Social learning strategies for matters of taste

Talk by Pantelis Pipergias Analytis, Cornell University

2017.12.12 | Anne-Mette Pedersen

Date Tue 23 Jan
Time 11:00 13:00
Location IMC Meeting Room, Jens Chr. Skous Vej 4, Building 1483, 312


Most choices people make are about “matters of taste” on which there is no universal, objective truth. Nevertheless, people can learn from the experiences of individuals with similar tastes who have already evaluated the available options—a potential harnessed by recommender systems. We mapped recommender system algorithms to models of human judgment and decision making about “matters of fact” and recast the latter as social learning strategies for “matters of taste.” Using computer simulations on a large-scale, empirical dataset, we studied how people could leverage the experiences of others to make better decisions. Our simulation showed that experienced individuals can benefit from relying mostly on the opinions of seemingly similar people; inexperienced individuals, in contrast, cannot reliably estimate similarity and are better off picking the mainstream option despite differences in taste. Crucially, the level of experience beyond which people should switch to similarity-heavy strategies varies substantially across individuals and depends on (i) how mainstream (or alternative) an individual’s tastes are and (ii) the level of dispersion in taste similarity with the other people in the group.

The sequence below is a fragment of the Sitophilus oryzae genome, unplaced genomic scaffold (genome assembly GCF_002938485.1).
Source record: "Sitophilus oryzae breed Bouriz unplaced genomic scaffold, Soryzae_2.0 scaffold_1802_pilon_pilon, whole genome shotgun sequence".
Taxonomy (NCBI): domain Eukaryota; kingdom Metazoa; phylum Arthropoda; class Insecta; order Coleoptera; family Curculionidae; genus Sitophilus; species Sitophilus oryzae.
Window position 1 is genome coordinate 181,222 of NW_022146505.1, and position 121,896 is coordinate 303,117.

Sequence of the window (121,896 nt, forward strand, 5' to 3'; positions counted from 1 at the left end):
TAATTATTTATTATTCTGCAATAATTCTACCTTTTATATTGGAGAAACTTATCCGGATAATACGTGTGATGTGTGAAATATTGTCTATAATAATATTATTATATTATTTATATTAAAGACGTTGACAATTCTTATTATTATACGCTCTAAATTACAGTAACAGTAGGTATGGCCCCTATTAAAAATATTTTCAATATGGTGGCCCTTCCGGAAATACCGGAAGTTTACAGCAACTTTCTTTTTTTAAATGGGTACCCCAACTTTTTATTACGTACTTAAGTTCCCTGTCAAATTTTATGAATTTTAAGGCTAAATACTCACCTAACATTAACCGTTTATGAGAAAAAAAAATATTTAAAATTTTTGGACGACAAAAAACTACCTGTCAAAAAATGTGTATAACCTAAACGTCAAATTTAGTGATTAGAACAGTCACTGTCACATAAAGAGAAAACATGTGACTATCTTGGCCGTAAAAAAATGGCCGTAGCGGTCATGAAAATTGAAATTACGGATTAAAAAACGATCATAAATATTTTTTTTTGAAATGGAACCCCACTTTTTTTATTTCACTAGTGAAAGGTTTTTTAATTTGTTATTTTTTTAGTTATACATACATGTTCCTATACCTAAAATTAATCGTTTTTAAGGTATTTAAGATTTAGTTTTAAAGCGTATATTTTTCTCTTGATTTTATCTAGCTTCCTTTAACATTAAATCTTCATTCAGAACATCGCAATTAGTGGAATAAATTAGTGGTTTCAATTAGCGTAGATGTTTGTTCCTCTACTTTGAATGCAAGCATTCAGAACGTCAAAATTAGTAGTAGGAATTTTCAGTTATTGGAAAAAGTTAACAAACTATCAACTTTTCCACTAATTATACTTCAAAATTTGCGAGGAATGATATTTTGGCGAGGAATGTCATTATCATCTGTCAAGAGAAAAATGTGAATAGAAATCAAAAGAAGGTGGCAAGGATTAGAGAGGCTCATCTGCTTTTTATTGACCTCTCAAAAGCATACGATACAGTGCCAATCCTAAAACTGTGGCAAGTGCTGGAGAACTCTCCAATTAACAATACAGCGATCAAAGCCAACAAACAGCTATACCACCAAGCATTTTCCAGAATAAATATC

Pantelis Pipergias Analytis, Postdoc, Cornell University